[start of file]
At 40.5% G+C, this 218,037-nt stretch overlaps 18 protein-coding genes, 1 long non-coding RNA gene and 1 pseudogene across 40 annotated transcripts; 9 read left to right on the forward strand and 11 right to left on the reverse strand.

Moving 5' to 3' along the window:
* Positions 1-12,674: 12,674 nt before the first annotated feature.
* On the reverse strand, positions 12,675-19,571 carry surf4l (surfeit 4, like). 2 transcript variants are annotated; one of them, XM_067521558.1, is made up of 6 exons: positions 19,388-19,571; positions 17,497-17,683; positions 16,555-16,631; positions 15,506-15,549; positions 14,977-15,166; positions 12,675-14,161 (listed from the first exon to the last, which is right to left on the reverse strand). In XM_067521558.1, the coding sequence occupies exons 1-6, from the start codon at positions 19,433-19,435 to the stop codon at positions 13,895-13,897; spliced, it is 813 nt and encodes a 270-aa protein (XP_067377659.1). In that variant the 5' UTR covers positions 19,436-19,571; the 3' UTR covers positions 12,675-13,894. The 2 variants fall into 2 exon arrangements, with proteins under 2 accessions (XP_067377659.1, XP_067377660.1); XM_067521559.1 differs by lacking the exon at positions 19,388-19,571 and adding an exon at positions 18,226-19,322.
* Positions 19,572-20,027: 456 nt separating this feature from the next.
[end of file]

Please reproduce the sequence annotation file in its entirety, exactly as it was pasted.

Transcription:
At 40.5% G+C, this 218,037-nt stretch overlaps 18 protein-coding genes, 1 long non-coding RNA gene and 1 pseudogene across 40 annotated transcripts; 9 read left to right on the forward strand and 11 right to left on the reverse strand.

Moving 5' to 3' along the window:
* Positions 1-12,674: 12,674 nt before the first annotated feature.
* On the reverse strand, positions 12,675-19,571 carry surf4l (surfeit 4, like). 2 transcript variants are annotated; one of them, XM_067521558.1, is made up of 6 exons: positions 19,388-19,571; positions 17,497-17,683; positions 16,555-16,631; positions 15,506-15,549; positions 14,977-15,166; positions 12,675-14,161 (listed from the first exon to the last, which is right to left on the reverse strand). In XM_067521558.1, the coding sequence occupies exons 1-6, from the start codon at positions 19,433-19,435 to the stop codon at positions 13,895-13,897; spliced, it is 813 nt and encodes a 270-aa protein (XP_067377659.1). In that variant the 5' UTR covers positions 19,436-19,571; the 3' UTR covers positions 12,675-13,894. The 2 variants fall into 2 exon arrangements, with proteins under 2 accessions (XP_067377659.1, XP_067377660.1); XM_067521559.1 differs by lacking the exon at positions 19,388-19,571 and adding an exon at positions 18,226-19,322.
* Positions 19,572-20,027: 456 nt separating this feature from the next.